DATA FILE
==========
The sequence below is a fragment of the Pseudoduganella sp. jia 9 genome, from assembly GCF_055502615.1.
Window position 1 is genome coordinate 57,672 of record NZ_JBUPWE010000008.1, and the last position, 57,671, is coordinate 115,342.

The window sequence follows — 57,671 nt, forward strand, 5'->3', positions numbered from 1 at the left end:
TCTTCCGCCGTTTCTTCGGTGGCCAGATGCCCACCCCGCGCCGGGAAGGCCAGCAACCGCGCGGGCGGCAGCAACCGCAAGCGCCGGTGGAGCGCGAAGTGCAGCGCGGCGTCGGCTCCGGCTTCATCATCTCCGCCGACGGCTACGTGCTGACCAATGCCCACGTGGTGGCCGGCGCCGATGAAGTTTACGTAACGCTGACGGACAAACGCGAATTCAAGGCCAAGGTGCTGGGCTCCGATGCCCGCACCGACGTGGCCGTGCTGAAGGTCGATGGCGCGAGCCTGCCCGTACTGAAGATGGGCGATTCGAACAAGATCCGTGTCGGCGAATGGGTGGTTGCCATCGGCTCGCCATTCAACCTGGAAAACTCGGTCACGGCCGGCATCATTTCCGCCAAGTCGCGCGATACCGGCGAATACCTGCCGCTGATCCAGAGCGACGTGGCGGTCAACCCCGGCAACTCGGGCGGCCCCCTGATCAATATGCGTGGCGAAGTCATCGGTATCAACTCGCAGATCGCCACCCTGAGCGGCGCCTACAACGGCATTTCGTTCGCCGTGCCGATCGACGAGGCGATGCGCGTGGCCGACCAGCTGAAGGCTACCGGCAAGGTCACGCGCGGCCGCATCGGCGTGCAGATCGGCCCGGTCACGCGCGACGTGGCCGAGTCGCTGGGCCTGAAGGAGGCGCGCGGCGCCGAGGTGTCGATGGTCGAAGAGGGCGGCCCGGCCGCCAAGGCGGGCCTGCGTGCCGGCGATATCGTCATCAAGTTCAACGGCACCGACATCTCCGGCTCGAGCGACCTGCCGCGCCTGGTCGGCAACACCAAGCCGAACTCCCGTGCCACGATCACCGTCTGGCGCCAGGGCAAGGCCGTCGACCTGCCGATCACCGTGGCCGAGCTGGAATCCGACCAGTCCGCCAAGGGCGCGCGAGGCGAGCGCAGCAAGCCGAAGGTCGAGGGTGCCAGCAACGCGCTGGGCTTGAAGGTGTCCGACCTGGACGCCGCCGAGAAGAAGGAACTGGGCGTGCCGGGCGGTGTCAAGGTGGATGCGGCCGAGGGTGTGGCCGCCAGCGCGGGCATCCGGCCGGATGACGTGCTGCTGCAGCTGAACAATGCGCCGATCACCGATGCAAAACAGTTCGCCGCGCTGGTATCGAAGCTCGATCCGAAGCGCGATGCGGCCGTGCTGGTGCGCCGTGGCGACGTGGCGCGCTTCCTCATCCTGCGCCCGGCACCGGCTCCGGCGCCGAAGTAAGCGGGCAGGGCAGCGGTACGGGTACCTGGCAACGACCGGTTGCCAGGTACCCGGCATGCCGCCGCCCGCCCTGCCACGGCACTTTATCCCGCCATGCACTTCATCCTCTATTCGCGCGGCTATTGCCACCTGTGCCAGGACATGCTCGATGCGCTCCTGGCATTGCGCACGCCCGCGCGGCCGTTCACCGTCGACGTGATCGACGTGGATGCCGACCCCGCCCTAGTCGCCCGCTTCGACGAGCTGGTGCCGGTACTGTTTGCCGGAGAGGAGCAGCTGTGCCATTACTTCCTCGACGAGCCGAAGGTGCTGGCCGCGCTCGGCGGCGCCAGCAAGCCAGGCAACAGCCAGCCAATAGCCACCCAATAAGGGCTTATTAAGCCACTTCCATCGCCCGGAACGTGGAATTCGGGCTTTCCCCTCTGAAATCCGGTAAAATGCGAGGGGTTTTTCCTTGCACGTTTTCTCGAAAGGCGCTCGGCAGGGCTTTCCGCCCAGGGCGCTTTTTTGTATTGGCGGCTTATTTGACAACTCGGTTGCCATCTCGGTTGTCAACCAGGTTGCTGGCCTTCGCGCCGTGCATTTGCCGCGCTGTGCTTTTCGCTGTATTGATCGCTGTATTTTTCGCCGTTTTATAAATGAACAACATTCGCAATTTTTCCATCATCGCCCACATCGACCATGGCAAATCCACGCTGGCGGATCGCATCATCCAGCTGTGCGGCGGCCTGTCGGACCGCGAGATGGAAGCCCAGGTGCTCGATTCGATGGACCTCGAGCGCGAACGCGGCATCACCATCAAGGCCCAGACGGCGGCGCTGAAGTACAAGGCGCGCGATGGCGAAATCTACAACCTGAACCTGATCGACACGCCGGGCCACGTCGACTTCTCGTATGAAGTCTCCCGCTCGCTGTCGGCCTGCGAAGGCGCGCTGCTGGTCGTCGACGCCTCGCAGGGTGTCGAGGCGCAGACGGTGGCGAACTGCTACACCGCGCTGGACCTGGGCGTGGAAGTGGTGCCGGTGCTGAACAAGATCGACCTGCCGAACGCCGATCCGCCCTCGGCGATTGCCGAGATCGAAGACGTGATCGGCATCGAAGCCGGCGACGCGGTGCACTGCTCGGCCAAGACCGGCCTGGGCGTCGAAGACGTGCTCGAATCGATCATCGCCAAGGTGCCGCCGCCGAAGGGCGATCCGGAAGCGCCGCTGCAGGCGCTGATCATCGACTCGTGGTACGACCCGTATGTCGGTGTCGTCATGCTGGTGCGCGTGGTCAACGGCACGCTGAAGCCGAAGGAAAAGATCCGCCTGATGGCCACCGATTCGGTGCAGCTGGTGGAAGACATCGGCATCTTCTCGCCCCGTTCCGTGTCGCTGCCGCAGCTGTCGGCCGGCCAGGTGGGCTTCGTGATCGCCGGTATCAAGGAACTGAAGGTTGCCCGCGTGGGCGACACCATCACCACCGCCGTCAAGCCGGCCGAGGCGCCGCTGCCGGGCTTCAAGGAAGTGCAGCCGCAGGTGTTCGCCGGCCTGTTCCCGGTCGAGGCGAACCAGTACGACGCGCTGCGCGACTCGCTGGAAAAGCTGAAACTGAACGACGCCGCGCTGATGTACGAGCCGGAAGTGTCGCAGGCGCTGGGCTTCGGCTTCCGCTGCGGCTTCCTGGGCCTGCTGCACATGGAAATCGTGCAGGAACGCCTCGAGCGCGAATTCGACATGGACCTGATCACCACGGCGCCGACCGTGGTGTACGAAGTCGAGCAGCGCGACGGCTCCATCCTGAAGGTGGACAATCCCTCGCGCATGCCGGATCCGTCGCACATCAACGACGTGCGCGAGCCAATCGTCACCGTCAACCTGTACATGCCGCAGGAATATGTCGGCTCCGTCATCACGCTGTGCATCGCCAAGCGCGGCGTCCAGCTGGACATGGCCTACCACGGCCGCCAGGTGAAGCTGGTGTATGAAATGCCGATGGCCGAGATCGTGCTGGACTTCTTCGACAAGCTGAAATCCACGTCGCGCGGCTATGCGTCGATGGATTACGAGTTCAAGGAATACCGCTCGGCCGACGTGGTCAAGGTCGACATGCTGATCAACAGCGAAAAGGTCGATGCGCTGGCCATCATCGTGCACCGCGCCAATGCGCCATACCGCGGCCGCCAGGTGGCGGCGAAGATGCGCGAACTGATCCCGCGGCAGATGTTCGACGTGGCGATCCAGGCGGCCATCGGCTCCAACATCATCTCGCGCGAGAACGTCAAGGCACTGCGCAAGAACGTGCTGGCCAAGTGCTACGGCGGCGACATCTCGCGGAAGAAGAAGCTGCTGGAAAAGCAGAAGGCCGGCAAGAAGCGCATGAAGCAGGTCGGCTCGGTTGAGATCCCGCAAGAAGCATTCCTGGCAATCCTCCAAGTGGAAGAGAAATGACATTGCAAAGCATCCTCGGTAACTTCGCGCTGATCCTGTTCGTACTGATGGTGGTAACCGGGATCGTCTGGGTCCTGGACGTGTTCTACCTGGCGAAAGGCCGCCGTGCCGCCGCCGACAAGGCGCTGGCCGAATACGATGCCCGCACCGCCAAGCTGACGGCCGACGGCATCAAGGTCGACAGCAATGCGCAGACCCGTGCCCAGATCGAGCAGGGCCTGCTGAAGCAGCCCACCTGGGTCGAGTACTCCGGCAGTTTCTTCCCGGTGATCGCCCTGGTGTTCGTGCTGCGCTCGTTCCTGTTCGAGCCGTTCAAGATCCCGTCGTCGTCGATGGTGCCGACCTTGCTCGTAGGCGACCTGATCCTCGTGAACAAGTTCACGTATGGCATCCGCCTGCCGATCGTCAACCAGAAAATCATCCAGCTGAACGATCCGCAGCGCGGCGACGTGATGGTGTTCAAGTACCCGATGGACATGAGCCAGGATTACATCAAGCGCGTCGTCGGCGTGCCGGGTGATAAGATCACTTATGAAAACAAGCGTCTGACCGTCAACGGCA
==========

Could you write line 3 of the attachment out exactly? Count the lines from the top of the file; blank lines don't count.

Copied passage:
The window sequence follows — 57,671 nt, forward strand, 5'->3', positions numbered from 1 at the left end: